Statistical analyses were performed with SPSS 12.0.1 (SPSS Inc). Results are expressed as the mean±SD for normally distributed variables and as the median (interquartile range) for nonnormally distributed variables. Comparisons of variables were performed using t test or Mann-Whitney U test, as appropriate. Relevant clinical variables were entered into a forward stepwise Cox regression model. AER was not included in the model because of missing data on a large number of patients. Variables that contributed significantly to the model were added to the model in order of significance, except gender, which was forced into the model. Hazard ratios were calculated by merging the results of separate analyses for medicated and nonmedicated patients to reduce the confounding effects caused by antihypertensive medication.
The baseline characteristics of the cohort are described in Table 1. Patients had a median age of 69.1 (range, 24.5 to 96.9; interquartile range, 61.1 to 75.7) years and a median duration of diabetes of 6.3 years. Their mean BP was 149/83 mm Hg. Of the entire sample, 39% did not use any hypoglycemic medication, 28% were on oral agents, 11% on insulin, and 22% were treated with a combination of oral agents and insulin. In all of the patients using oral medication, the frequency of the specific agents was as follows: metformin 30%, glibenclamide 67%, glipizide 21%, and guar gum 10%. Glitazones were not in clinical use at the time of baseline examinations. During a median follow-up time of 9.5 years (range, 6.5 to 14.4 years), 192 patients (35% of deaths) died of coronary heart disease, 68 (12%) of cerebrovascular disease, 72 (13%) of other CVD, 102 (18%) of neoplasms, 100 (18%) of other disease, and 12 (2%) of accidents or suicide. Six (1%) of the total 552 deaths could not be classified because of lack of information. Survivors had lower age, shorter duration of diabetes, lower PP, and lower AER but higher DBP and body mass index than the patients that died. In addition, patients who died of CVD had higher SBP, fasting plasma glucose, and triglycerides but lower HDL cholesterol compared with the survivors.
The Cox regression analyses (Table 2) showed that the unadjusted relationship with all-cause and cardiovascular mortality was negative for DBP but positive for PP. When adjusting for other risk factors, SBP and DBP correlated negatively with both all-cause and cardiovascular mortality, whereas no association between PP and mortality was observed.
In a subgroup of patients below the median age of 69.1 years at baseline (n=647), the all-cause mortality hazard ratio in a corresponding risk factor-adjusted model (not shown) for SBP was 1.01 (95% CI, 0.92 to 1.11); DBP was 0.93 (95% CI, 0.78 to 1.11); and PP was 1.05 (95% CI, 0.93 to 1.19). In the same subgroup, the cardiovascular mortality hazard ratio for SBP was 1.00 (95% CI, 0.87 to 1.14); DBP was 0.78 (95% CI, 0.61 to 1.00); and PP was 1.12 (95% CI, 0.95 to 1.32).
To exclude that the observed effects were because of admixture of individuals with microalbuminuria, we also performed a Cox regression analysis including only patients with available AER measurements (n=666; data not shown). Adding AER to the model lowered the hazard ratio for all of the BP indices by 0.01 to 0.03.
Cardiovascular mortality rates in relation to the age- and gender-adjusted BP indices are shown in Figures 1, 2, and 3⇓⇓. The relationships between all-cause mortality and BP (data not shown) were similar to those shown in the figures.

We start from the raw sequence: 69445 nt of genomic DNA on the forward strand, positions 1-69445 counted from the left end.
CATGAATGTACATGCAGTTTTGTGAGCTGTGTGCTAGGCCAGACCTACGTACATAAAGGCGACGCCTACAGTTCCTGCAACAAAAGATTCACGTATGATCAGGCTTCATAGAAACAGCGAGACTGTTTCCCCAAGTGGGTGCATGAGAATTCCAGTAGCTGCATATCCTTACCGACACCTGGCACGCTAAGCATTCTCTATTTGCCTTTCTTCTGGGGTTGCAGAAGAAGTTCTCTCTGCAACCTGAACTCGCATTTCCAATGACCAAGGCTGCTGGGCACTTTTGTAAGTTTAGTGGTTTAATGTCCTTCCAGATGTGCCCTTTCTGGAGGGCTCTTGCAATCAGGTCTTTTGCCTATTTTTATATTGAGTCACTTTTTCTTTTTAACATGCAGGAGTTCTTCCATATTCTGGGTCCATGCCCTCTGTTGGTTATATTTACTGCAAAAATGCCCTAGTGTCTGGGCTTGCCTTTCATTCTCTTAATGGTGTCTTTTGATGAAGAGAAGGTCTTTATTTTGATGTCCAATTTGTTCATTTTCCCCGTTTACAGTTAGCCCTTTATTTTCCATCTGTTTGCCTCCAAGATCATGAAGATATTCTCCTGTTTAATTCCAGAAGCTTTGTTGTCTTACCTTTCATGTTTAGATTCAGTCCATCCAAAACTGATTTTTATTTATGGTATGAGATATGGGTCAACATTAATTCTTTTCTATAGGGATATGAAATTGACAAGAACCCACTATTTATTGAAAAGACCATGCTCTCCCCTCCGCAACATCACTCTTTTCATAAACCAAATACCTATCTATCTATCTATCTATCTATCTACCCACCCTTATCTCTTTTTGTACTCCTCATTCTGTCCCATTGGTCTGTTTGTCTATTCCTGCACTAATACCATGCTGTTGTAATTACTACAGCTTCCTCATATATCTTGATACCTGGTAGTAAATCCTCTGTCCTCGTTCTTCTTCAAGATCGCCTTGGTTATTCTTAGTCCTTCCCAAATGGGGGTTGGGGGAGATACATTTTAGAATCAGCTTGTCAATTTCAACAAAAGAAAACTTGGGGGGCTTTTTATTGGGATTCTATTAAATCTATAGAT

No Previous CVD
In patients without a history of CVD, a DBP of 90 to 99 mm Hg was predictive of low mortality. The association between PP and mortality was U-shaped with the highest risk found in the lowest and highest PP categories.
A negative association between SBP and mortality was observed in patients with a positive history of CVD, and SBP levels <140 mm Hg were associated with increased mortality in this group. Both all-cause and cardiovascular mortality correlated negatively with DBP in these patients. The association between PP and mortality was U-shaped, with the lowest mortality observed in the intermediate categories.
Effect of Age
In patients older than the median age of 69.1 years, SBP and PP correlated with mortality in a U-shaped fashion, whereas no such relationship in patients below the median age was observed.
In patients with antihypertensive medication, SBP and DBP correlated with mortality in an inverse manner. The association with PP in these patients was U-shaped. Patients without antihypertensive medication demonstrated an inverse correlation between mortality and SBP, but no significant associations with DBP or PP were observed.
Figure 4 shows all-cause mortality stratified by SBP and DBP levels. Mortality increases toward the upper right corner, where the combination of a high SBP (>160 mm Hg) and a low DBP (<75 mm Hg) results in a high PP. A similar peak in mortality can be observed in the lower left corner, where a low SBP (<135 mm Hg) and a high DBP (>90 mm Hg) result in a low PP. A corresponding analysis for cardiovascular mortality displayed a very similar pattern (data not shown).
This study shows that a U-shaped association between PP and mortality exists in elderly type 2 diabetic patients. In addition, low BP is associated with poor survival in type 2 diabetic patients with a history of previous CVD.
The finding that high, not low, BP is predictive of favorable survival in type 2 diabetic patients may seem controversial in view of the vast evidence of the detrimental effects of hypertension and the established benefit of treating hypertension in type 2 diabetes.4,6 However, many major trials, such as the UK Prospective Diabetes Study Group, have focused on younger hypertensive patients without previous CVD.5 The present study examines mortality in a cohort recruited with type 2 diabetes as the only selection criteria and is, therefore, likely to represent a more typical type 2 diabetic population. The difference between the populations is illustrated by the fact that, of the 1294 Botnia patients, only 401 (31%) would have fulfilled the UK Prospective Diabetes Study Group inclusion criteria.